Fohl managed the Indians, St. Louis Browns, and Boston Red Sox for 11 seasons; his teams were 713-792.

One Minute Talk: Hooks Dauss

14 Oct

In 1916, The Newspaper Enterprise Association ran a series of brief articles called “One Minute Talks with Ballplayers.”

George “Hooks” Dauss, Detroit Tigers pitcher, told the story of a teammate’s misfortune:

dauss

“Catchers are often put on the pan for mistakes which cost their teams ballgames but there are times when the mistakes are unavoidable.”

Dauss said his teammate Raymond “Red” McKee had made an “unavoidable” mistake recently that cost Detroit a game against the Cleveland Indians.

(Ray) Chapman was on first base, one out and (Elmer) Smith at bat at the time. Chapman made a bluff to steal and McKee tore off his mask to see better where he was throwing. In doing so he hit one eye with the mask and temporarily blinded himself.

“McKee made a perfect peg, had anyone been covering second, but as Chapman didn’t go down no one was there and the ball sailed out to center field.”

One Minute Talk: Tris Speaker

23 Sep

In 1916, The Newspaper Enterprise Association ran a series of brief articles called “One Minute Talks with Ballplayers.”

Tris Speaker:

“There has been a disposition on the part of some people to criticize the ballplayer for getting all the salary he could shake down from his employer.  In a few cases a ballplayer may have done this, if so, his conduct was but a duplicate of what is commonly done in other lines of business.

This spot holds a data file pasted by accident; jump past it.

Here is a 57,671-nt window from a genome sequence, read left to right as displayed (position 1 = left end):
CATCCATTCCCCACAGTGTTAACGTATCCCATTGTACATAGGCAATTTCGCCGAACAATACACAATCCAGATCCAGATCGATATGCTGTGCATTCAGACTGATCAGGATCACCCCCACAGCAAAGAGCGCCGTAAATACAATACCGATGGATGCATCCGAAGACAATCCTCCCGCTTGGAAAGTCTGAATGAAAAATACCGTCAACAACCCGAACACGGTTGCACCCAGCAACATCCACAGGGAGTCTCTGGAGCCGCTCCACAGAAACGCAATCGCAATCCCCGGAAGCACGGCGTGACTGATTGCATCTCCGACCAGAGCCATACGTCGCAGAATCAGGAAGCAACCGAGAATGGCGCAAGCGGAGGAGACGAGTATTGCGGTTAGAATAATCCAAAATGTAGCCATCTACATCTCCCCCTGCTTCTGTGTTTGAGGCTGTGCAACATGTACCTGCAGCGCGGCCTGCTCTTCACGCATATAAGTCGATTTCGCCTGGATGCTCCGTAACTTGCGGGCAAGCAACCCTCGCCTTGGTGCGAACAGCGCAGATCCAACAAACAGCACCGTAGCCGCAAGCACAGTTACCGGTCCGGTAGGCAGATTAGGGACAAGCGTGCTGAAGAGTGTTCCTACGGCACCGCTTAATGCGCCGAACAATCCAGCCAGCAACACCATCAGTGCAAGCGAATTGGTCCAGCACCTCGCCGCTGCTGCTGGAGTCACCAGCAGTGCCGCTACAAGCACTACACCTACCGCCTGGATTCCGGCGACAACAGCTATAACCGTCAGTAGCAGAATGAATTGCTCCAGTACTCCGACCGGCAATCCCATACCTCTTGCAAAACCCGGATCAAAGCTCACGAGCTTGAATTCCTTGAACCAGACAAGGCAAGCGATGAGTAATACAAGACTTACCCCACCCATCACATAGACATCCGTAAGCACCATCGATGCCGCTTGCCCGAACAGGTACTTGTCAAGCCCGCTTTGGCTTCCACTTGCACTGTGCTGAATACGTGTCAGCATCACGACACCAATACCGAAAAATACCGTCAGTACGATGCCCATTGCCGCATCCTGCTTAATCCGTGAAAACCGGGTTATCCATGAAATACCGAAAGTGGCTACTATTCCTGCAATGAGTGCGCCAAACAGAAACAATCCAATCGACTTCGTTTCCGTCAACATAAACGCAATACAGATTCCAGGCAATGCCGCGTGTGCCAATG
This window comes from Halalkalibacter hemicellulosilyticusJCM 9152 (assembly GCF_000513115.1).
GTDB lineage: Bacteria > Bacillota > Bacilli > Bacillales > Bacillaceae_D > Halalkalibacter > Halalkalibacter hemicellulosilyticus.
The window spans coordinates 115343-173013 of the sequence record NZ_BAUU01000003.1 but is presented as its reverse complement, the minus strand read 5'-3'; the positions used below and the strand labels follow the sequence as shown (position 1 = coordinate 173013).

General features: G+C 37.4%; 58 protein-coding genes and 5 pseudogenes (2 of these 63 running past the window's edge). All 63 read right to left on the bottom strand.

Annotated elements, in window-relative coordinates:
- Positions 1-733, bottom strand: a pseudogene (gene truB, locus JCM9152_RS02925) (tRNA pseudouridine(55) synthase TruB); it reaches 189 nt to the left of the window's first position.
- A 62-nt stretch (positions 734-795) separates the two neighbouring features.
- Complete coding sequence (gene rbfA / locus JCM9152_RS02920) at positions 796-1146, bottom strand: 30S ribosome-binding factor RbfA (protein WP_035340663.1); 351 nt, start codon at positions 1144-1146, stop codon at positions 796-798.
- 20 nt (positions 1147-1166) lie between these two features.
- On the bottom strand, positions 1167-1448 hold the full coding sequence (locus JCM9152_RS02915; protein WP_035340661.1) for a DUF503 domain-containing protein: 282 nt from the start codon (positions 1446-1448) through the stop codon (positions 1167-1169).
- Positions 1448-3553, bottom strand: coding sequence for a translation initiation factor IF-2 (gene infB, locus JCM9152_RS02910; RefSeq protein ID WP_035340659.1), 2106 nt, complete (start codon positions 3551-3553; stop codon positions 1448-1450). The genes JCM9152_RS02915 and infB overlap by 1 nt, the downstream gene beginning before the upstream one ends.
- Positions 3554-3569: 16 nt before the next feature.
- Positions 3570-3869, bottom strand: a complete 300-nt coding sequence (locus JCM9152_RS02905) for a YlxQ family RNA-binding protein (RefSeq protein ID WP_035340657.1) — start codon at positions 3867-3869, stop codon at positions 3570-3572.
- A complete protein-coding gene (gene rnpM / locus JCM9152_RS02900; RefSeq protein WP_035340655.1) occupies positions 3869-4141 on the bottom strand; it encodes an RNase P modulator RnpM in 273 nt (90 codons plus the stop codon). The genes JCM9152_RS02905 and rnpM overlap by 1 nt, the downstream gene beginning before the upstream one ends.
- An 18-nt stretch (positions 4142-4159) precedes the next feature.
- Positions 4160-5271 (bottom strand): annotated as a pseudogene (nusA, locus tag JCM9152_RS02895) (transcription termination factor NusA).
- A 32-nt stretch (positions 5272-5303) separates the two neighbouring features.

“A clerk in a dry goods store doesn’t see anything improper in asking for a raise if he believes he has earned it, and if his employers for some reason are unable to pay him he believes he is justified going elsewhere.

“As a matter of fact, the ballplayer seldom drives a hard bargain even when he has the opportunity.”

Speaker

Speaker

Speaker appears to have not taken his own advice about driving “a hard bargain.  According to the 1918 “Reach Baseball Guide,” Speaker took a pay cut—from $17,500 to $15,000—after he was traded by the Boston Red Sox to the Cleveland Indians for two players and $55,000 before the 1916 season.  And, according to the same source, despite hitting a league-leading .386 in 1916, Speaker continued to earn $15,000 a year through 1918.

One Minute Talk: Steve O’Neill

21 Sep

In 1916, The Newspaper Enterprise Association ran a series of brief articles called “One Minute Talks with Ballplayers.”

Steve O’Neill, Cleveland Indians catcher, made the case for the hitting prowess of one of his teammates:

Steve O'Neill

Steve O’Neill